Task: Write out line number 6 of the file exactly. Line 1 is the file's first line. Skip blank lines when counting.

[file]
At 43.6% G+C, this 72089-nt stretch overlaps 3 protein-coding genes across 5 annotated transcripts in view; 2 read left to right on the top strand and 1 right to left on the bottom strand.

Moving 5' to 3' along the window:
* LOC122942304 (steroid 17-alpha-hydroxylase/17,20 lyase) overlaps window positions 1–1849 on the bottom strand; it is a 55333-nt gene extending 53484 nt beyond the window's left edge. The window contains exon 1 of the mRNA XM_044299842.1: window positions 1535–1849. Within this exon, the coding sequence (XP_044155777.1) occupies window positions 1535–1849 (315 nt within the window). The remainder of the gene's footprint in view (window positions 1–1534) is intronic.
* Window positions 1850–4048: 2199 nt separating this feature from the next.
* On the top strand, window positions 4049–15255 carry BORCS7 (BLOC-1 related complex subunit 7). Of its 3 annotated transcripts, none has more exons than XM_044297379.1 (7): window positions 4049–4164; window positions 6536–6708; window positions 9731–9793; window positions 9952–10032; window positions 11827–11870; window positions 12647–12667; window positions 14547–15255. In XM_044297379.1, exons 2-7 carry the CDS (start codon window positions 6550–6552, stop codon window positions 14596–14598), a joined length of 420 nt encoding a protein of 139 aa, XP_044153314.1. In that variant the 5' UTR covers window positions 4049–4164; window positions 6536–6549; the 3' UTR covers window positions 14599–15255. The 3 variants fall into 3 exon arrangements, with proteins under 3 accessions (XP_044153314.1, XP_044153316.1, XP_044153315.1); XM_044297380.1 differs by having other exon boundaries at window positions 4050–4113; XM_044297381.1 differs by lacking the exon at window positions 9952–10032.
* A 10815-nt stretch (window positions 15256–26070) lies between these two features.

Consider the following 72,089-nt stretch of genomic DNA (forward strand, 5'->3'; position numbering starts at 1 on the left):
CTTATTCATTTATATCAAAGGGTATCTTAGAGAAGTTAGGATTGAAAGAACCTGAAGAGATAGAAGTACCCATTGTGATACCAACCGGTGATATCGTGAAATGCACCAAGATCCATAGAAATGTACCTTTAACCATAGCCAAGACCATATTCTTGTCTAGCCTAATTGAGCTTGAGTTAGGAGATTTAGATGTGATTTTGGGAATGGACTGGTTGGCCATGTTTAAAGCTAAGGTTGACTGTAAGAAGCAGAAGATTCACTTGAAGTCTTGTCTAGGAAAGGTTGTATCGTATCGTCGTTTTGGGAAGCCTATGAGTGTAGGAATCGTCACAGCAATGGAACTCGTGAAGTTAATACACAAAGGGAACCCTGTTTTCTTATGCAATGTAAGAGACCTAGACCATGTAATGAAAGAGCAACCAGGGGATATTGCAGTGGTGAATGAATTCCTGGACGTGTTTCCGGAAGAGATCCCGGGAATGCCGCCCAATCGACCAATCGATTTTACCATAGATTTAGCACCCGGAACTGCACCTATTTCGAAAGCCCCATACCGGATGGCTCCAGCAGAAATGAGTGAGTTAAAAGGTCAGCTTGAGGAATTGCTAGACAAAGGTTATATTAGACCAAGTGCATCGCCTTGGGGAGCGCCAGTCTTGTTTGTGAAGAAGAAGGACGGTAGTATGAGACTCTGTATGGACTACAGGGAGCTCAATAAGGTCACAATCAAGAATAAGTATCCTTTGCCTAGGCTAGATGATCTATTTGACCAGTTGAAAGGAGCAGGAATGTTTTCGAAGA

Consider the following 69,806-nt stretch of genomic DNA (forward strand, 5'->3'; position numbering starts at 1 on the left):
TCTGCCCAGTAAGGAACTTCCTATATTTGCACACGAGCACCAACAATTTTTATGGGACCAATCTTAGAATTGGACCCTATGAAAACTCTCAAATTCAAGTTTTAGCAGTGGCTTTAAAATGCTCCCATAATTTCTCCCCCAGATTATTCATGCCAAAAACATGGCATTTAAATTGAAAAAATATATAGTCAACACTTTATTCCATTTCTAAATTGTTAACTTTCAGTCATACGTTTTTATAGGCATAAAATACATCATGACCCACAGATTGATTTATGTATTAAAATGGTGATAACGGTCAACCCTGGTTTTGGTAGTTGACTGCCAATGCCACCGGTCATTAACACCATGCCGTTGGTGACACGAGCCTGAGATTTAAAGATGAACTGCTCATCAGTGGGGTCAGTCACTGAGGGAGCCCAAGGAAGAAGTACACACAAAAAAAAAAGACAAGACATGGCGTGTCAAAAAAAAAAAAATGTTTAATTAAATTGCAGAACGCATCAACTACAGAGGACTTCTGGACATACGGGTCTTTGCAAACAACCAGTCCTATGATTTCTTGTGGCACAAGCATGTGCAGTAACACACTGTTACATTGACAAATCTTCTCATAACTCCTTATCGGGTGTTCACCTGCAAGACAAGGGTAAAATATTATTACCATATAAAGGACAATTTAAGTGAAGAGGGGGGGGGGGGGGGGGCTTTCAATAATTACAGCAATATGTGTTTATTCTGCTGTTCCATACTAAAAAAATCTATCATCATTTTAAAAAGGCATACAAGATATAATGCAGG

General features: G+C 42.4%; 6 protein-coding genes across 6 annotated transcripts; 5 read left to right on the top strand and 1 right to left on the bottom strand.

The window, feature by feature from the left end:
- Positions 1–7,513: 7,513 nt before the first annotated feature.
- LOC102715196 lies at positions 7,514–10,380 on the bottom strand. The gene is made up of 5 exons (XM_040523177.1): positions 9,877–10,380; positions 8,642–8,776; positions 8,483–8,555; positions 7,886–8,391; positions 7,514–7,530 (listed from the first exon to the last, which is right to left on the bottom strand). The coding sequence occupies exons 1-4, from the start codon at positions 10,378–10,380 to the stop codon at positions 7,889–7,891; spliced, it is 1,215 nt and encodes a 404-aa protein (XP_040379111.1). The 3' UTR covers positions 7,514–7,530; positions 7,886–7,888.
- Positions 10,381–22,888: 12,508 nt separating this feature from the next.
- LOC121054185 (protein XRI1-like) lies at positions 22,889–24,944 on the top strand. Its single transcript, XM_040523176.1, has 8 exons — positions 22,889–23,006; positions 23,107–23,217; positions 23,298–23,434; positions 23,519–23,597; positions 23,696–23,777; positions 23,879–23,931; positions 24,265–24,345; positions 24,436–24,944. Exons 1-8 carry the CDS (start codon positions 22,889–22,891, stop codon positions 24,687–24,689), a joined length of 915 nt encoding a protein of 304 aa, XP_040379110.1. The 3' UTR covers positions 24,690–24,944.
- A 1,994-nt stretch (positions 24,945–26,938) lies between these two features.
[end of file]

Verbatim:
* A 10815-nt stretch (window positions 15256–26070) lies between these two features.